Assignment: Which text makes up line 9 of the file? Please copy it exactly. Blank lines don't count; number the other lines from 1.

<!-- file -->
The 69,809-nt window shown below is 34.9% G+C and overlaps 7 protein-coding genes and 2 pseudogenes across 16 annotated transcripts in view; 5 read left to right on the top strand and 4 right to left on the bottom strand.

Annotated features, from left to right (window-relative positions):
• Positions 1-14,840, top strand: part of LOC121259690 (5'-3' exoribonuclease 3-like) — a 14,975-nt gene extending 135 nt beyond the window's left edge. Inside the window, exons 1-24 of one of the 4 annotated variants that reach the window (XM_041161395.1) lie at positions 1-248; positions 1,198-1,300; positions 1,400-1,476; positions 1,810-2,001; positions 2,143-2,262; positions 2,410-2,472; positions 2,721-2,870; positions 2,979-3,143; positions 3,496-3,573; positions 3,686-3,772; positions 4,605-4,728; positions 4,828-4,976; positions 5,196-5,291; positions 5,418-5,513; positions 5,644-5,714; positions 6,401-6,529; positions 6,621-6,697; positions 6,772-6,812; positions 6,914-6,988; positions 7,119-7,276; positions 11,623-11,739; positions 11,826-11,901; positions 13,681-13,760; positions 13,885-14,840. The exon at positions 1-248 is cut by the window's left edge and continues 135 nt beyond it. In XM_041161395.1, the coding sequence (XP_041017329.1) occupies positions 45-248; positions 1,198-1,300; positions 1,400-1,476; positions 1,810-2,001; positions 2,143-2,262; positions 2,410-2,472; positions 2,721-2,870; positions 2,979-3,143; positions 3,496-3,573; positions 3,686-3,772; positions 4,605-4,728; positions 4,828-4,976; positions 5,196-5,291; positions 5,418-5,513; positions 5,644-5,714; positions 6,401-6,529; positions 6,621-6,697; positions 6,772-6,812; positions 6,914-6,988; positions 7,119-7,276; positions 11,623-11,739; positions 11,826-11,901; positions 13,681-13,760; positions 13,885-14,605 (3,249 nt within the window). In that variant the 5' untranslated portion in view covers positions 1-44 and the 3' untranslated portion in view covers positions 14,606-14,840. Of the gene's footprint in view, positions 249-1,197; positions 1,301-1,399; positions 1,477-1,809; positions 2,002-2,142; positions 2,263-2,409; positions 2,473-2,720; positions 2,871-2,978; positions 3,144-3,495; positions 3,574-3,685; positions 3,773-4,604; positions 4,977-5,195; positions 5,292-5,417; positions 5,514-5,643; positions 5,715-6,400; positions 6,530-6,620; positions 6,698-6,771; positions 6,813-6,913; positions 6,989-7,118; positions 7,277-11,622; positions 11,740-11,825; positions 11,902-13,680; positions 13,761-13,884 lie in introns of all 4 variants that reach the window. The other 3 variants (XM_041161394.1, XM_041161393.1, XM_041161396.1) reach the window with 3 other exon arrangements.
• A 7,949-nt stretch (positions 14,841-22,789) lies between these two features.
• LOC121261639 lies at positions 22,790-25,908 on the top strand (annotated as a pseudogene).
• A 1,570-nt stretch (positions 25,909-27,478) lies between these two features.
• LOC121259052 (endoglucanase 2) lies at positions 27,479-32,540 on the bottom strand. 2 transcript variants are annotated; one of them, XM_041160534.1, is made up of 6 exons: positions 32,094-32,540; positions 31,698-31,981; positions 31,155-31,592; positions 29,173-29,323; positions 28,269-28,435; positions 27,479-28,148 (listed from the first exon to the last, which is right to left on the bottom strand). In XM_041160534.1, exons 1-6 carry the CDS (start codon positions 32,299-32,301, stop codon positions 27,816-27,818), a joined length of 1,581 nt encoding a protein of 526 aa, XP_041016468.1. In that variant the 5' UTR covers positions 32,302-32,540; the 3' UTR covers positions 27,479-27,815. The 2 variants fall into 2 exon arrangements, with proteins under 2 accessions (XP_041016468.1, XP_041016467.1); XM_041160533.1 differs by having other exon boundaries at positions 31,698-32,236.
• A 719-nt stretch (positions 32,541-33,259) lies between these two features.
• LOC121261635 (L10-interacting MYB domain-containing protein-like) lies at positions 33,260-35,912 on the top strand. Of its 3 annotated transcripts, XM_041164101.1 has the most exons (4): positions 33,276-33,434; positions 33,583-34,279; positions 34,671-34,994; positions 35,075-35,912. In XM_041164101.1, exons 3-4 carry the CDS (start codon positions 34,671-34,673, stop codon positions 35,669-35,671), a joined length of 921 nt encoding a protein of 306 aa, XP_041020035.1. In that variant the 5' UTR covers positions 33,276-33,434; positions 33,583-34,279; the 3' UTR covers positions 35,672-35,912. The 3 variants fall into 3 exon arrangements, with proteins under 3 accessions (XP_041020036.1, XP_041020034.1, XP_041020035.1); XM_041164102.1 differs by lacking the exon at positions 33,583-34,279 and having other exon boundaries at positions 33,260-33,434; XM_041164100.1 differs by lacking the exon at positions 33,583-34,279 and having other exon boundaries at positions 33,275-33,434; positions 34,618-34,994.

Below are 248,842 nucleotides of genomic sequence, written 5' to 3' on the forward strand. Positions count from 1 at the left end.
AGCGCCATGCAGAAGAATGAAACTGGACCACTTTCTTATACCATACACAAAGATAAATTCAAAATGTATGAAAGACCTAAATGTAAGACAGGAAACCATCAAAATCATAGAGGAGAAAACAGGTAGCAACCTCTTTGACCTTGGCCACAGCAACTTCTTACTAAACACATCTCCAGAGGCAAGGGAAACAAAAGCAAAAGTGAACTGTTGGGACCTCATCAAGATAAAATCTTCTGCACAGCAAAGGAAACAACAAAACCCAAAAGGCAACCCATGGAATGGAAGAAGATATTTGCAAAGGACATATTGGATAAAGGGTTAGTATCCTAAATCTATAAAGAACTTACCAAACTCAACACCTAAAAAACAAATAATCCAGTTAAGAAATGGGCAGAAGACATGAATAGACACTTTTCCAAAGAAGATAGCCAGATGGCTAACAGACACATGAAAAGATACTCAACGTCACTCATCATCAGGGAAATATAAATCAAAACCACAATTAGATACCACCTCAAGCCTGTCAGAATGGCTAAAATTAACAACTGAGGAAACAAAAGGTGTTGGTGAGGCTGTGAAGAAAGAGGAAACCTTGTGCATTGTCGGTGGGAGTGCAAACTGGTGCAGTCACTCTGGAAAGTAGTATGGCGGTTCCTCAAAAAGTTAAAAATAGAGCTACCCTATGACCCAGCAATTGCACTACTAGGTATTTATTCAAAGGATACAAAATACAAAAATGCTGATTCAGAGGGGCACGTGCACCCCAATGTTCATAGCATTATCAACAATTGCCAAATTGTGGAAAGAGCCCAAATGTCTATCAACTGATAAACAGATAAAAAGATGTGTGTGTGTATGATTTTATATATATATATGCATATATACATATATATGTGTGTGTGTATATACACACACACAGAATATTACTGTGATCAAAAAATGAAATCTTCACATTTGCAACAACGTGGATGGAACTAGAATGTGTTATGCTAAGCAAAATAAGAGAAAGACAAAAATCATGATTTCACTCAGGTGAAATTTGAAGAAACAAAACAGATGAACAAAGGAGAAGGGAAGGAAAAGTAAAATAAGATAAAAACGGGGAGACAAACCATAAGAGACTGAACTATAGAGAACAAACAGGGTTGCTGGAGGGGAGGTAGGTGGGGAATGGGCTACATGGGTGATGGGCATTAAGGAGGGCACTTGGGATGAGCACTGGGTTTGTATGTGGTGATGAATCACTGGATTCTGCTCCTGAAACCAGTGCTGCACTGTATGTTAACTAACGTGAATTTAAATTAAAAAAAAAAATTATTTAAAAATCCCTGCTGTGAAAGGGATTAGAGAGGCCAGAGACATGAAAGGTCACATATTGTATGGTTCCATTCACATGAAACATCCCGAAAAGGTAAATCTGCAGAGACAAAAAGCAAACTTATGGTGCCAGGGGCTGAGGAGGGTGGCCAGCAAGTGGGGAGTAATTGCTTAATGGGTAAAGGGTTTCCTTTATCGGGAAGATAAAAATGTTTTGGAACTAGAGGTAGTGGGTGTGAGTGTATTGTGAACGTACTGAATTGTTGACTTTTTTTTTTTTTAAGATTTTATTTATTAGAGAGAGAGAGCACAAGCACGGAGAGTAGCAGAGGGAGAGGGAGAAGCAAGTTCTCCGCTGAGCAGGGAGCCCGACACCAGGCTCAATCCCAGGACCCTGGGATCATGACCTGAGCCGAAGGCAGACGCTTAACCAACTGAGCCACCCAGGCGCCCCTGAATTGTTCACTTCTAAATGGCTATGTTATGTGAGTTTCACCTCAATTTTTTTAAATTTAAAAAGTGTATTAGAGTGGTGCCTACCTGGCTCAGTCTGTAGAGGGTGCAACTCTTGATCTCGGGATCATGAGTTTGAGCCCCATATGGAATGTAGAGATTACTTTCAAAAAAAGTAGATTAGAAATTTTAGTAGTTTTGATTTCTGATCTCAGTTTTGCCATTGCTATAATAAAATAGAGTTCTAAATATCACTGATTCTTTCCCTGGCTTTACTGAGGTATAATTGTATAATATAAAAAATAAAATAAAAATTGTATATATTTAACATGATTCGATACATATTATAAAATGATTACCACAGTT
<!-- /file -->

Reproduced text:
• LOC121261635 (L10-interacting MYB domain-containing protein-like) lies at positions 33,260-35,912 on the top strand. Of its 3 annotated transcripts, XM_041164101.1 has the most exons (4): positions 33,276-33,434; positions 33,583-34,279; positions 34,671-34,994; positions 35,075-35,912. In XM_041164101.1, exons 3-4 carry the CDS (start codon positions 34,671-34,673, stop codon positions 35,669-35,671), a joined length of 921 nt encoding a protein of 306 aa, XP_041020035.1. In that variant the 5' UTR covers positions 33,276-33,434; positions 33,583-34,279; the 3' UTR covers positions 35,672-35,912. The 3 variants fall into 3 exon arrangements, with proteins under 3 accessions (XP_041020036.1, XP_041020034.1, XP_041020035.1); XM_041164102.1 differs by lacking the exon at positions 33,583-34,279 and having other exon boundaries at positions 33,260-33,434; XM_041164100.1 differs by lacking the exon at positions 33,583-34,279 and having other exon boundaries at positions 33,275-33,434; positions 34,618-34,994.